An article from: Ardi Kolah via Smart Insights, June 16th 2015
“A couple of weeks’ ago the EU outlined its strategy to create a digital single market. The thrust of the proposals included establishing standard rules for buying goods online, pruning cross-border regulations on telecoms and reducing the tax burden on business. The plan also calls for a “comprehensive assessment” of whether Facebook, Google and other internet platforms distort competition (aside from posing significant data protection and privacy risks).
EU Commission President Claude Juncker has promised to transform the EU single market for the digital age by removing regulatory walls, moving away from 28 national markets to a single one and generating €415 bn ($468 bn) a year for the European economy as well as creating 3.8m new jobs.” – Ardi Kolah via Smart Insights, June 16th 2015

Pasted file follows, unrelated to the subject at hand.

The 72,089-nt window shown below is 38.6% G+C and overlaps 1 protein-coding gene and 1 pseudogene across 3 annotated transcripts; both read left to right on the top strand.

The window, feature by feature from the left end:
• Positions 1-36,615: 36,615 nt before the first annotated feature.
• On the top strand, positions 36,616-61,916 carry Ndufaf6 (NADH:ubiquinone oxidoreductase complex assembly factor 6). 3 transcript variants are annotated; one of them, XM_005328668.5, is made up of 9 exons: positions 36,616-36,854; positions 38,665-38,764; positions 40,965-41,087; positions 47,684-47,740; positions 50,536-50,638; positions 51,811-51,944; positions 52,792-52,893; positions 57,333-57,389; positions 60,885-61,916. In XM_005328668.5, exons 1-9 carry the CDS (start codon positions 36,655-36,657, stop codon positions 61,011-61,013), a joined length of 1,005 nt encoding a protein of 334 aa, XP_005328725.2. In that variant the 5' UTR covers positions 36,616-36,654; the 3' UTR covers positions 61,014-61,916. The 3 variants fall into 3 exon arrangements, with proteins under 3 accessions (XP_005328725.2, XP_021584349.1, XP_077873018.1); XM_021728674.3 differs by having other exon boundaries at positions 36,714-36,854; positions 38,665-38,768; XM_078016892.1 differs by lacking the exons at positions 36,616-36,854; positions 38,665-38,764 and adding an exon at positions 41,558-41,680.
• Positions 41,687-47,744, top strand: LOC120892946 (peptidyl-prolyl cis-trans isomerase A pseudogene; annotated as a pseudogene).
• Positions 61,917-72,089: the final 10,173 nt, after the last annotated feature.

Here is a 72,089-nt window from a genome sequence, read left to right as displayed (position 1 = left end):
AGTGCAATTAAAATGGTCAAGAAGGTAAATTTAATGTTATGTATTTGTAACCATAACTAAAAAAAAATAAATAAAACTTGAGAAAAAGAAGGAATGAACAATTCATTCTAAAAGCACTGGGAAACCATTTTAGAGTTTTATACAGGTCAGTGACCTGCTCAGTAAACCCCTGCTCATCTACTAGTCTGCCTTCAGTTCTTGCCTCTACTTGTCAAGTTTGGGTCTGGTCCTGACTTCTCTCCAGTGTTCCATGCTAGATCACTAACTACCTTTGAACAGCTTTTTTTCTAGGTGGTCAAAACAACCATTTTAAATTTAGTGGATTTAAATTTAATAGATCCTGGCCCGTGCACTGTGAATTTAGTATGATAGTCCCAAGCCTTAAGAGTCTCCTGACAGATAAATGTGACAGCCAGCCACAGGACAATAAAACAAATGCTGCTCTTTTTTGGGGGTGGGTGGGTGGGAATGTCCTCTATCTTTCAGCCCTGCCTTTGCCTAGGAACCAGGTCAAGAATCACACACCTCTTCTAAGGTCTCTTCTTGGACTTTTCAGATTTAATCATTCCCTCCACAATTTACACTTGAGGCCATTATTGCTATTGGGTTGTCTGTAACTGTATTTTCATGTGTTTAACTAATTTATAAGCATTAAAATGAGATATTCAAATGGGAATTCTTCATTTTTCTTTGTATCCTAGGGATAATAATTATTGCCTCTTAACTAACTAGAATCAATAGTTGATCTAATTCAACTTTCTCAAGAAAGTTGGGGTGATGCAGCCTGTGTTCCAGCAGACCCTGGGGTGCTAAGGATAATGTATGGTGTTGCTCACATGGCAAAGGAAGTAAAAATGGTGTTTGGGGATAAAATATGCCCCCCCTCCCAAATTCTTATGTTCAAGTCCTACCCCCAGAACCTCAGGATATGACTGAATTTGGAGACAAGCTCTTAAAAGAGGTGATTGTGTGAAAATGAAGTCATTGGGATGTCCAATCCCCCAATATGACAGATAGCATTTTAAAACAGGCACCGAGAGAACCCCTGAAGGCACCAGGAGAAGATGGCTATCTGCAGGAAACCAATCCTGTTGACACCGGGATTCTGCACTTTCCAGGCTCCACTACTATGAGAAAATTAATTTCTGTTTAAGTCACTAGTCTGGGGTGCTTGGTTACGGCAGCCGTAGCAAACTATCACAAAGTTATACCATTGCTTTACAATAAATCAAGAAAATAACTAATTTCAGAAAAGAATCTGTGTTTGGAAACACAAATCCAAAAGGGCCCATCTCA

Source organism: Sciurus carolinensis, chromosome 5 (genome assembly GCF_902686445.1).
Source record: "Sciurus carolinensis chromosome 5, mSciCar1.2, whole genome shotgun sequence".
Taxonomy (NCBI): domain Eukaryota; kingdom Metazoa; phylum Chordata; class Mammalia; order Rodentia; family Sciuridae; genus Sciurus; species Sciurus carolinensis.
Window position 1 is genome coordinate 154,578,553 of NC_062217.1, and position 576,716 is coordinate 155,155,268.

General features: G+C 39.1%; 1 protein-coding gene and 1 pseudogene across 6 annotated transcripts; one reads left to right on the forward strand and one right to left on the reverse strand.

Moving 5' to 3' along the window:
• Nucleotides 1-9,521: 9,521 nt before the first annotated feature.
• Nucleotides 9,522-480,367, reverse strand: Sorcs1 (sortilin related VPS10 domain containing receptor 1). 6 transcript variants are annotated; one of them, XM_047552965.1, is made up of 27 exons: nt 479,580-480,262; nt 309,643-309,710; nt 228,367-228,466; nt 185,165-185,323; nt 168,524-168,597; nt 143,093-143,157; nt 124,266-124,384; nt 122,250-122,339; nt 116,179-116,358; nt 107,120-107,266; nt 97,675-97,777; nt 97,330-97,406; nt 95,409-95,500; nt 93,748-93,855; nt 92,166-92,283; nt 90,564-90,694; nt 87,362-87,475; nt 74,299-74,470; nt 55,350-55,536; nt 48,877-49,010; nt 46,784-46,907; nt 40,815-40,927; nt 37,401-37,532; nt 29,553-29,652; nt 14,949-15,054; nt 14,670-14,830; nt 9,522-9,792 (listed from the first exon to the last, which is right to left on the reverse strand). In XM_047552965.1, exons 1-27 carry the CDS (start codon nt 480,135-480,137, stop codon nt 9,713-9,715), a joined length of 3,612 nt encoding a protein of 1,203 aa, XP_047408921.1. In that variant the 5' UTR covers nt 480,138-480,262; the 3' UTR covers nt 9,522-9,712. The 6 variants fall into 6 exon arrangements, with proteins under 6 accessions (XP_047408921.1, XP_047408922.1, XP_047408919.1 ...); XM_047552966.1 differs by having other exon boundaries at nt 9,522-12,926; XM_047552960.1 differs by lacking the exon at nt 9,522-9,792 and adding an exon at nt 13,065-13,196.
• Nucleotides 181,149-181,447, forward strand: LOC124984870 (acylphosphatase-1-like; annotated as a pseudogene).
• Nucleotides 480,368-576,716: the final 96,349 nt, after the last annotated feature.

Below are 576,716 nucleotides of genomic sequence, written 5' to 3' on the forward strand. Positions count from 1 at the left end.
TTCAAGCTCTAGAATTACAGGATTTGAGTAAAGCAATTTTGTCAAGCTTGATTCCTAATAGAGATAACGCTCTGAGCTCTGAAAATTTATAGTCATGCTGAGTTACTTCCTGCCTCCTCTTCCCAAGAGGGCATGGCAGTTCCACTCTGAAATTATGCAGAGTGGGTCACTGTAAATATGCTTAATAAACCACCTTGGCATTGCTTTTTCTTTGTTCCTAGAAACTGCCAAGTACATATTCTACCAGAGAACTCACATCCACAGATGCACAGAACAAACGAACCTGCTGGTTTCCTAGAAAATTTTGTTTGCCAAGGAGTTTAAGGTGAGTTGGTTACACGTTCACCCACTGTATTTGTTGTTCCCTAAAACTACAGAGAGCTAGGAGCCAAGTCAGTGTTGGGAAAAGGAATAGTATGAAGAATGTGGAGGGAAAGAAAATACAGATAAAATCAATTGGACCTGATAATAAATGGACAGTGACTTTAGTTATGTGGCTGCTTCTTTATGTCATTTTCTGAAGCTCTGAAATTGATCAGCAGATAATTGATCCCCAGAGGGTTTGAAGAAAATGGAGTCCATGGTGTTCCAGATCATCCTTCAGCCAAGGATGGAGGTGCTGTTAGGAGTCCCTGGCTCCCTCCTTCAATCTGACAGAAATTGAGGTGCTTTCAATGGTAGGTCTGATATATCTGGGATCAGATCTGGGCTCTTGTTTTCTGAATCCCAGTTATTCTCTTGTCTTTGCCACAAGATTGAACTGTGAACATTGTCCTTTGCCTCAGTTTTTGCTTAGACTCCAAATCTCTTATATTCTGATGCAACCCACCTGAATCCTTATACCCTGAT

The digital single market is a great idea and a logical extension of everything the EU stands for regarding the free movement of finance, produce and people within the European Economic Area. Its just a shame that its practical implications are realistically speaking unworkable.
The fact is that this regulation has extended beyond the realms of what is practical or beneficial for the millions of global, European and UK businesses who rely on the utilisation of data for their daily activity.
But politics aside, this article from Ardi Kolah is a great read offering a view behind the purpose of the GDPR and the ambitions of those who crafted and shaped it.
He explores the principles which have driven this directive such as data rights and the desire for a digital single market and end to 28 differing data protection laws. Ardi also gives some practical advice on what companies can start doing to ensure they are prepared for deadline day come 2018.